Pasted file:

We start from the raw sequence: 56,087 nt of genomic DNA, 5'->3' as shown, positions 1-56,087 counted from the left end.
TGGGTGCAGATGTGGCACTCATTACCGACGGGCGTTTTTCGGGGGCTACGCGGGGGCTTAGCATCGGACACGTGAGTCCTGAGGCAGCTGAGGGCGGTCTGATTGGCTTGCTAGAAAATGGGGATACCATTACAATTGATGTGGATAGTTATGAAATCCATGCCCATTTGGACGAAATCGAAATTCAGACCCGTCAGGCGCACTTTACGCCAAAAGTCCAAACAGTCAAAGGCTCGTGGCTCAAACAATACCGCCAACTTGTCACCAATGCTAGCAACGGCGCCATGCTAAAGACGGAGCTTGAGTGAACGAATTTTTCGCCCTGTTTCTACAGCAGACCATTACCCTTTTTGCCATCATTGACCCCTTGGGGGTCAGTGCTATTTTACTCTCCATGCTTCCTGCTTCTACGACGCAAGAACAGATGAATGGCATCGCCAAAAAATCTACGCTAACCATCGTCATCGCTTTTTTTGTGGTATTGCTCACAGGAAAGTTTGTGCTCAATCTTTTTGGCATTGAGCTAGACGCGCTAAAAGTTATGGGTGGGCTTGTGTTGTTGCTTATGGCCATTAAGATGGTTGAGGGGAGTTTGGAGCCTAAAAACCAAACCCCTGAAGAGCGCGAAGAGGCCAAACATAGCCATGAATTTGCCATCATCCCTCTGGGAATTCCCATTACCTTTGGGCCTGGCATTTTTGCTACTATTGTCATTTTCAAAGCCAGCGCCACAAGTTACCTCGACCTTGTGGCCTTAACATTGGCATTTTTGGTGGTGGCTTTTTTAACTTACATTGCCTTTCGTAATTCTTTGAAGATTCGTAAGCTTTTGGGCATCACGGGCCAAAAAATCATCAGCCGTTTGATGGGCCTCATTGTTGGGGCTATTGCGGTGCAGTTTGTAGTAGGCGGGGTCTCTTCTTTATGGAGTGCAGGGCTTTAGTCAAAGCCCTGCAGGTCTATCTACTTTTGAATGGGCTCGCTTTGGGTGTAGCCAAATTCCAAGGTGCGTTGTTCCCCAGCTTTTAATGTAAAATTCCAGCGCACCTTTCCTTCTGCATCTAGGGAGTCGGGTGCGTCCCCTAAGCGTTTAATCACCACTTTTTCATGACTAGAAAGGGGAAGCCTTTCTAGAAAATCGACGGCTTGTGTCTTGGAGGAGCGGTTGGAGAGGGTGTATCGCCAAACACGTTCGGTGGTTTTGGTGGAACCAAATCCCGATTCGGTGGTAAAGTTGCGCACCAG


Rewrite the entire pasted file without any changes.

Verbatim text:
We start from the raw sequence: 56,087 nt of genomic DNA, 5'->3' as shown, positions 1-56,087 counted from the left end.
TGGGTGCAGATGTGGCACTCATTACCGACGGGCGTTTTTCGGGGGCTACGCGGGGGCTTAGCATCGGACACGTGAGTCCTGAGGCAGCTGAGGGCGGTCTGATTGGCTTGCTAGAAAATGGGGATACCATTACAATTGATGTGGATAGTTATGAAATCCATGCCCATTTGGACGAAATCGAAATTCAGACCCGTCAGGCGCACTTTACGCCAAAAGTCCAAACAGTCAAAGGCTCGTGGCTCAAACAATACCGCCAACTTGTCACCAATGCTAGCAACGGCGCCATGCTAAAGACGGAGCTTGAGTGAACGAATTTTTCGCCCTGTTTCTACAGCAGACCATTACCCTTTTTGCCATCATTGACCCCTTGGGGGTCAGTGCTATTTTACTCTCCATGCTTCCTGCTTCTACGACGCAAGAACAGATGAATGGCATCGCCAAAAAATCTACGCTAACCATCGTCATCGCTTTTTTTGTGGTATTGCTCACAGGAAAGTTTGTGCTCAATCTTTTTGGCATTGAGCTAGACGCGCTAAAAGTTATGGGTGGGCTTGTGTTGTTGCTTATGGCCATTAAGATGGTTGAGGGGAGTTTGGAGCCTAAAAACCAAACCCCTGAAGAGCGCGAAGAGGCCAAACATAGCCATGAATTTGCCATCATCCCTCTGGGAATTCCCATTACCTTTGGGCCTGGCATTTTTGCTACTATTGTCATTTTCAAAGCCAGCGCCACAAGTTACCTCGACCTTGTGGCCTTAACATTGGCATTTTTGGTGGTGGCTTTTTTAACTTACATTGCCTTTCGTAATTCTTTGAAGATTCGTAAGCTTTTGGGCATCACGGGCCAAAAAATCATCAGCCGTTTGATGGGCCTCATTGTTGGGGCTATTGCGGTGCAGTTTGTAGTAGGCGGGGTCTCTTCTTTATGGAGTGCAGGGCTTTAGTCAAAGCCCTGCAGGTCTATCTACTTTTGAATGGGCTCGCTTTGGGTGTAGCCAAATTCCAAGGTGCGTTGTTCCCCAGCTTTTAATGTAAAATTCCAGCGCACCTTTCCTTCTGCATCTAGGGAGTCGGGTGCGTCCCCTAAGCGTTTAATCACCACTTTTTCATGACTAGAAAGGGGAAGCCTTTCTAGAAAATCGACGGCTTGTGTCTTGGAGGAGCGGTTGGAGAGGGTGTATCGCCAAACACGTTCGGTGGTTTTGGTGGAACCAAATCCCGATTCGGTGGTAAAGTTGCGCACCAG